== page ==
Here’s One I Made Earlier…

An example of this ‘doing’ side of SEO can be seen in the Kendal Mountain Festival’s approach. If you’ve never come across it before ‘Kendal’ is the largest outdoors culture festival in the world, beating Banff in Canada in its size and scope. It’s a truly huge event and generates vast quantities of extremely high quality content – both in terms of film submissions, art, literature and workshops, and in the information that is generated on its website and social media. But simply generating content on its own isn’t enough. In order to maximise traffic, shares and links back to the site ‘Kendal’ runs competitions, broadcasts video reports, pushes press releases to local and national news, uses social media display screens to encourage visitors to interact, puts on races and invites people to watch giant screens in the middle of the high street…and this is just the beginning!


The Top Ten Musts of SEO

If you’re still not convinced that SEO is alive and kicking – albeit in an evolved state by comparison to the keyword-stuffing, black hat, link buying days of yore – then try these hints and tips out for yourself, and don’t forget to monitor the changes in SERP ranking and traffic!

  1. Get a Google account – tie together Analytics, Webmaster Tools, My Business and Google+ under a single user name (preferably not a personal account).
  2. Submit an .xml Sitemap in Webmaster Tools, Bing etc. and verify the top level domain and subdomain(s).
  3. Make your metadata brief and succinct. Fill in your Title tags, meta descriptions, alt tags.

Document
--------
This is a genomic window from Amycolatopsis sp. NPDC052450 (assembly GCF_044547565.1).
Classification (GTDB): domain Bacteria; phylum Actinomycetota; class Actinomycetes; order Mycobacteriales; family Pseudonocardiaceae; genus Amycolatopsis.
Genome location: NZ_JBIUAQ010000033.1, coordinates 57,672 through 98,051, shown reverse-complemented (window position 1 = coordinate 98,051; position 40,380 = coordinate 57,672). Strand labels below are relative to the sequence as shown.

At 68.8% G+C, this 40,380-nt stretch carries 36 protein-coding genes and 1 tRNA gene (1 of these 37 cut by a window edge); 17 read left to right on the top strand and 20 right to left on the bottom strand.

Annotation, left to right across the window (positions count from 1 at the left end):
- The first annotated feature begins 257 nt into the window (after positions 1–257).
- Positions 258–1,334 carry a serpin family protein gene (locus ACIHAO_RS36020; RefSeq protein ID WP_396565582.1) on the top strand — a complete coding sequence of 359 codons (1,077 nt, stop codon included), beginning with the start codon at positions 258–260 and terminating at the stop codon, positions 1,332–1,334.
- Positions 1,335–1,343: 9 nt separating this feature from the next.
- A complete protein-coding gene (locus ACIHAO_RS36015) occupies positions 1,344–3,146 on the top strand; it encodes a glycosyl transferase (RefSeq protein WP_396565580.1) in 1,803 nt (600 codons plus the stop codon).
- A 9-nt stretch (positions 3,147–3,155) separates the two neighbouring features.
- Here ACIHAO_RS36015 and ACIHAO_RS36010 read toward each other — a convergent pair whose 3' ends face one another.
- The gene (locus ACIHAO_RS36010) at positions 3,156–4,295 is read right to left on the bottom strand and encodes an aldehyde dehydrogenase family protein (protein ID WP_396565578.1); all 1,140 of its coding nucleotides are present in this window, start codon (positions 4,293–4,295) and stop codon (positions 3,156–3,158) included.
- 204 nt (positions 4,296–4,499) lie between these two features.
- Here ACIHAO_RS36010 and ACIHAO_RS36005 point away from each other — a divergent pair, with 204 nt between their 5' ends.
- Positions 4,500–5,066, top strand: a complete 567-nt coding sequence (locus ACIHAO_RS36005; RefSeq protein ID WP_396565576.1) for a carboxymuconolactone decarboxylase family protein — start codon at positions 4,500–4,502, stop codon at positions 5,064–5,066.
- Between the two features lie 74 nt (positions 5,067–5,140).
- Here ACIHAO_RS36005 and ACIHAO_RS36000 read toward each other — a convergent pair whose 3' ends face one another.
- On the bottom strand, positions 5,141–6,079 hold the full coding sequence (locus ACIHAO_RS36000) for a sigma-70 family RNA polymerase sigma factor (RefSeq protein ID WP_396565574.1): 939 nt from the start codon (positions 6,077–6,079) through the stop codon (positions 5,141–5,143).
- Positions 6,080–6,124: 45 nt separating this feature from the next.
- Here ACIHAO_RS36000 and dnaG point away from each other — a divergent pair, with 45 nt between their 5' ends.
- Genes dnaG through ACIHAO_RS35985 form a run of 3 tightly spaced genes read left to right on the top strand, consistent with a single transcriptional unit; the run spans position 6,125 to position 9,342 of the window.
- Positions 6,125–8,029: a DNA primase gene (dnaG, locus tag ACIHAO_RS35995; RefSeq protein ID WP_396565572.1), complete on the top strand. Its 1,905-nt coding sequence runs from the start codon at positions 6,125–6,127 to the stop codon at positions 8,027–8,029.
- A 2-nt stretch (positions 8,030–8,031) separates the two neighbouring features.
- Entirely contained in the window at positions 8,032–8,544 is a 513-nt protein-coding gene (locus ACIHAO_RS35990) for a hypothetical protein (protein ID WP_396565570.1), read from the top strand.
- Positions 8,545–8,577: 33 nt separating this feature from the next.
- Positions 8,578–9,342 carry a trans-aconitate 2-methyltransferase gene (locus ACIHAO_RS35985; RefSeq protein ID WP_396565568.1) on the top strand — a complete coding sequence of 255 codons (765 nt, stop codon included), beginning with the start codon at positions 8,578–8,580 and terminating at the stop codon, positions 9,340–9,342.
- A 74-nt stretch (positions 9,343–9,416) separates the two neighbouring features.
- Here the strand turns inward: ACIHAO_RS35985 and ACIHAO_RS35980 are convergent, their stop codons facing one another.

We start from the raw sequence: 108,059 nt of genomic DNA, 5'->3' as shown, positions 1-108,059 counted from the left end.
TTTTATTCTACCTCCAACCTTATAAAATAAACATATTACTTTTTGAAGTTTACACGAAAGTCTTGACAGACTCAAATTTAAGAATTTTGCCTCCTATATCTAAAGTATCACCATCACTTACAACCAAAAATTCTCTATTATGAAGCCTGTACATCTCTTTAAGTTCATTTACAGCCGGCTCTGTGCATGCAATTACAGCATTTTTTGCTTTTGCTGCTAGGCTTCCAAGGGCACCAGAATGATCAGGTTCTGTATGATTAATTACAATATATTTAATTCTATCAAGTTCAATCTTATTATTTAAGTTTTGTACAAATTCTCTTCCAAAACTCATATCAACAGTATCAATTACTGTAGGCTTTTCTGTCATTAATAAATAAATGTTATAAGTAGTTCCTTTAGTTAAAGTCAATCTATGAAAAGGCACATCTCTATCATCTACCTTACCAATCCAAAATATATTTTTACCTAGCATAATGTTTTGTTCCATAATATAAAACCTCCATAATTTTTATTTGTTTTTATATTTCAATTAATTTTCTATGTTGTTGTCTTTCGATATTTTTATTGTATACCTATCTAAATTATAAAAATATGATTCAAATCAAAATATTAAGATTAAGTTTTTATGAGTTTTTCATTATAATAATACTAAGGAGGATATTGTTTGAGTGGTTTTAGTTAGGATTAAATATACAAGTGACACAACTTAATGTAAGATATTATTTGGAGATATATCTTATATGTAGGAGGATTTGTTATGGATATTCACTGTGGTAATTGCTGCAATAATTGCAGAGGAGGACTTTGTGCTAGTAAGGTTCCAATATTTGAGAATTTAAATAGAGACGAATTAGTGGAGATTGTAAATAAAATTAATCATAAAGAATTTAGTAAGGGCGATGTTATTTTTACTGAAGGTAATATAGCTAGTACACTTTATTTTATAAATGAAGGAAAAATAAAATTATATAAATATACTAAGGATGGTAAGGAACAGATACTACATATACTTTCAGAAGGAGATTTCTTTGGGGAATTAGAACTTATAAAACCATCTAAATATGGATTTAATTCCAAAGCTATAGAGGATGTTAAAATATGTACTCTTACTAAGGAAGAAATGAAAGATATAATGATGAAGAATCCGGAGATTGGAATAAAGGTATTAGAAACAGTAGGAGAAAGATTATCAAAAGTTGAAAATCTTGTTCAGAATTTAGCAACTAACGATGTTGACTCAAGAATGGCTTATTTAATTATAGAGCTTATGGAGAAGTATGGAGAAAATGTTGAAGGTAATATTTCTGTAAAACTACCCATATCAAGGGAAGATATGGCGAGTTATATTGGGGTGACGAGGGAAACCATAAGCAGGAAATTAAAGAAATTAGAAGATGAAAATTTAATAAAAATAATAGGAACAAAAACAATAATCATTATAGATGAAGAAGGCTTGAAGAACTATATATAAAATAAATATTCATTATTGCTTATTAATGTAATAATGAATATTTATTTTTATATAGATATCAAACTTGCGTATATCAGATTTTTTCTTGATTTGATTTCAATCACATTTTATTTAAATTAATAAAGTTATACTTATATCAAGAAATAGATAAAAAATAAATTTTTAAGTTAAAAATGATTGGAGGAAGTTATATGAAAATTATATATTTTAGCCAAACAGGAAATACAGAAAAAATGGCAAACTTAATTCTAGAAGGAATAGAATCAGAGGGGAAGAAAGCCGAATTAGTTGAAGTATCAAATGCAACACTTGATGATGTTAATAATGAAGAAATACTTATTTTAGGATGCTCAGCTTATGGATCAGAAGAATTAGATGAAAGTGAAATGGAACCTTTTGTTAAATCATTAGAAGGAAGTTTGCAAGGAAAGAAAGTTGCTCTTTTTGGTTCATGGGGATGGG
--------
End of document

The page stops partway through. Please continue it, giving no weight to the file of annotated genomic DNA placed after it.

4. Use a straightforward, hierarchical site and URL structure. So rather than use actual human words which humans (and search engines) will understand, for example:
  5. UX. Saaay whaaat? Short for ‘User experience’, this refers to the look, feel and navigation of your site. Will users understand the layout and architecture? Can fonts be read easily? Are images blurred and mis-sized?
  6. Format your copy. Use header tags such as <h1>, <h2> etc. to provide structure to your work. Break it into easy-to-read chunks. Hey, even throw in some fancy styling such as <em>, <li> and <strong> to really add some zing 😕
  7. Do good stuff. Write great copy; create engaging content that attracts users and helps them to learn, enjoy and spread the word about how great your site is. You need links!
  8. Share. Don’t be shy. Use social media to tell the world what and where your content is and link your content throughout and back to your site. Network, build relationships and trust. Be a leader in your field.
  9. Name your .pdf, .jpg, .png etc. files with a descriptive title. Don’t use generic file names like 12345.jpeg.
  10. Monitor your site’s performance and continue to build and improve. Check for broken links with 404 errors, html and server errors, look at crawl stats and how users find your site…  Your website is often the first place a potential customer/reader/user will come to before contacting you – make sure it reflects your brand and upholds your standards.


James Swann is an SEO, copywriter, ‘social’ guy, blogger and general website-building nuisance at, Kendal – a web design and development agency specialising in websites and digital for the outdoor industry. He enjoys tea, cake, riding bikes up and down mountains and being nerdy about the web. You can follow him @jamespswann on the Twittertron.

*Apologies to W.H. Auden for the ridiculous parody of his great work, Stop all the clocks.

Posted in search, seo, social media